clock menu more-arrow no yes mobile

Filed under:

Blocking Comcast Is a Start. But if We Want Better Broadband, We Need Much More.

Broadband competition in the U.S. comes in two varieties: Slim and none. That won't work. Maybe Google can help.

Peter Kafka covers media and technology, and their intersection, at Vox. Many of his stories can be found in his Kafka on Media newsletter, and he also hosts the Recode Media podcast.

Critics of the Comcast-Time Warner Cable deal made convincing arguments that it would be bad for consumers, and for the media companies that want to deliver stuff to consumers on the Internet.

Astonishingly, Washington listened.

But in the end, killing the Comcast* deal just maintains the status quo. And when it comes to broadband Internet in the U.S., the status quo is pretty lousy: Most people who want high-speed access are stuck with a single provider, with no incentive to provide better speeds, quality or service.

A U.S. Department of Commerce report, produced a few months ago, lays it out clearly. If you define “broadband” as speeds of 25 megabits per second, as federal regulators want to do, only 37 percent of the population has any choice at all when it comes to providers. And most of that group is looking at a duopoly, likely split up between a cable TV company and a telco. Only 9 percent of the country has real choice — 3 options or more.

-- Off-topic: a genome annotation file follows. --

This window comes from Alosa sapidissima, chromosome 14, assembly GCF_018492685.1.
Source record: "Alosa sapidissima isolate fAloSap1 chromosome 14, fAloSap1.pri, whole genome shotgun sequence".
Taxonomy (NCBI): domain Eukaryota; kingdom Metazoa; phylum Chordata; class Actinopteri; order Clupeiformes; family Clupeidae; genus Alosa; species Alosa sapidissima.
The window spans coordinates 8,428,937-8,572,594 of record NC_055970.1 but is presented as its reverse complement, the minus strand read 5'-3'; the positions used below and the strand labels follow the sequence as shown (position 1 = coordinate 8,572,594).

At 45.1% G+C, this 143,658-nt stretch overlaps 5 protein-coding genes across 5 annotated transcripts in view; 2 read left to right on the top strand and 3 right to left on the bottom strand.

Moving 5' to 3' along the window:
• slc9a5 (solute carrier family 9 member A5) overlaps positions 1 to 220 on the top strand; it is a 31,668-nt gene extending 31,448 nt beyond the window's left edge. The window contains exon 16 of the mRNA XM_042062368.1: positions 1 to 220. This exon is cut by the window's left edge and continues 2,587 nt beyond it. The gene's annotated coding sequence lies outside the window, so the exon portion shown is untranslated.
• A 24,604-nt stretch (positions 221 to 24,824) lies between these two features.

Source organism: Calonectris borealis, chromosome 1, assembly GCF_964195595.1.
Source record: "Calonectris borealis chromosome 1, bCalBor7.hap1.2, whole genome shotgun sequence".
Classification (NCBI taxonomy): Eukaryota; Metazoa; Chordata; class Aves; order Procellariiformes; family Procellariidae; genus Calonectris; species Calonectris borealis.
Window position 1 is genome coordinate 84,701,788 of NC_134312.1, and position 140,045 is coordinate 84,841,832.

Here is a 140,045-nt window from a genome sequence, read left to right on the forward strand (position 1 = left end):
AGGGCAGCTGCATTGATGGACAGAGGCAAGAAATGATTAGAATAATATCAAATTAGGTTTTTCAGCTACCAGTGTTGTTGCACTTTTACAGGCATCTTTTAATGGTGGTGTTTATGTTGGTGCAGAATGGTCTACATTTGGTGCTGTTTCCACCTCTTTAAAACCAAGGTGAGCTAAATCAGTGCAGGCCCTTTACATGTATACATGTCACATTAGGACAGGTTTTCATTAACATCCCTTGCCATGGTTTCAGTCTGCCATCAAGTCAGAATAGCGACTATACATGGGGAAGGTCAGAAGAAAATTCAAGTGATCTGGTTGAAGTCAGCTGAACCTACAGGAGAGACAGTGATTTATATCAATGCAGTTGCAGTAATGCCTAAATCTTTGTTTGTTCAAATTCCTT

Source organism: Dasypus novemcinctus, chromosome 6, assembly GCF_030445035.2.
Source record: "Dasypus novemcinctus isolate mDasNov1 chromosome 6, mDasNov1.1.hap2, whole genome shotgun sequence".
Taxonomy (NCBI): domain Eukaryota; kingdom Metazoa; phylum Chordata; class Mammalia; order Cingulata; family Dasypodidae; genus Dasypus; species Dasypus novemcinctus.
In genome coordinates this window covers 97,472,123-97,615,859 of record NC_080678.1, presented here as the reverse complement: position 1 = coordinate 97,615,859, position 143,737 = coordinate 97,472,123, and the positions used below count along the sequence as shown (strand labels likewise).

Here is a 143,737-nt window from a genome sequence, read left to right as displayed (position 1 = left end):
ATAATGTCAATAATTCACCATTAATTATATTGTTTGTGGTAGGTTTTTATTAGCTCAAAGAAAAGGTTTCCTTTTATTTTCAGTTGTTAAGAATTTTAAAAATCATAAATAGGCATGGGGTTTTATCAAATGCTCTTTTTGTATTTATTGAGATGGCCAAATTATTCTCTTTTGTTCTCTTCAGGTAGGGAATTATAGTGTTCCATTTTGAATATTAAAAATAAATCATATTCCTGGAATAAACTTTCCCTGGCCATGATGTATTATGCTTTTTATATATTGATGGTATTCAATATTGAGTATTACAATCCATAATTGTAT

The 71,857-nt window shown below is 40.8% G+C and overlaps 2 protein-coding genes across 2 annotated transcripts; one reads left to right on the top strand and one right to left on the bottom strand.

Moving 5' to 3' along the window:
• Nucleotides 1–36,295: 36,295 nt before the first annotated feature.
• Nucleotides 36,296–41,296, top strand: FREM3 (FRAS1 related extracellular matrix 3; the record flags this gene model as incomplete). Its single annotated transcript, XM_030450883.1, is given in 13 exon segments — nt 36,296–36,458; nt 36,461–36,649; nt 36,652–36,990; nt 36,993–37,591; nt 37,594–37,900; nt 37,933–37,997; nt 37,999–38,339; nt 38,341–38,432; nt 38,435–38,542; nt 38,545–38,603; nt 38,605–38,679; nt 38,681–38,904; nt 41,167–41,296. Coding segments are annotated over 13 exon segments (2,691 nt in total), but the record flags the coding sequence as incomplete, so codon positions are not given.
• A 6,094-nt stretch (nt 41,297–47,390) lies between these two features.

There’s no way we’d settle for a monopoly or duopoly for wireless service, but somehow we’ve become so used to the situation that there’s almost no complaint about it for broadband. It’s also why it initially seemed like Comcast’s bid would get approved: The company argued, correctly, that if it bought Time Warner Cable it wouldn’t be reducing competition for broadband — because there wasn’t any competition to begin with.

As the Wall Street Journal points out, an unintended consequence of the Comcast bid is that it pushed regulators to adopt net neutrality rules, making it harder — at least for now — for the monopolists and dupolists that control our broadband to abuse that control. But that doesn’t mean they’ll work hard to improve service, or their speed, or lower prices.

In theory, there are regulatory remedies available to help create more competition, but I wouldn’t hold your breath. The Obama administration was able to spend some of its last remaining political capital pushing through net neutrality and stopping this deal. Fixing a cable/telco/broadband regime that’s been in place for decades would take much more work, and I doubt that Obama or whoever succeeds him will have the appetite or inclination for that.

Which leaves us, amazing as it sounds, hoping that Google comes through, with its Google Fiber moonshot.

So far the search company’s limited forays into super-fast Internet delivery (it’s in three cities now, with another half-dozen or so to come) have done exactly what Google has said they wanted them to do — force incumbents to improve their products.

It’s hard to imagine Google actually pushing Fiber through America, and creating real competition city by city. But it’s harder to imagine any other solution. And we need something.

* Comcast owns NBCUniversal, which is a minority investor in Revere Digital, Re/code’s parent company.

This article originally appeared on

Sign up for the newsletter Today, Explained

Understand the world with a daily explainer plus the most compelling stories of the day.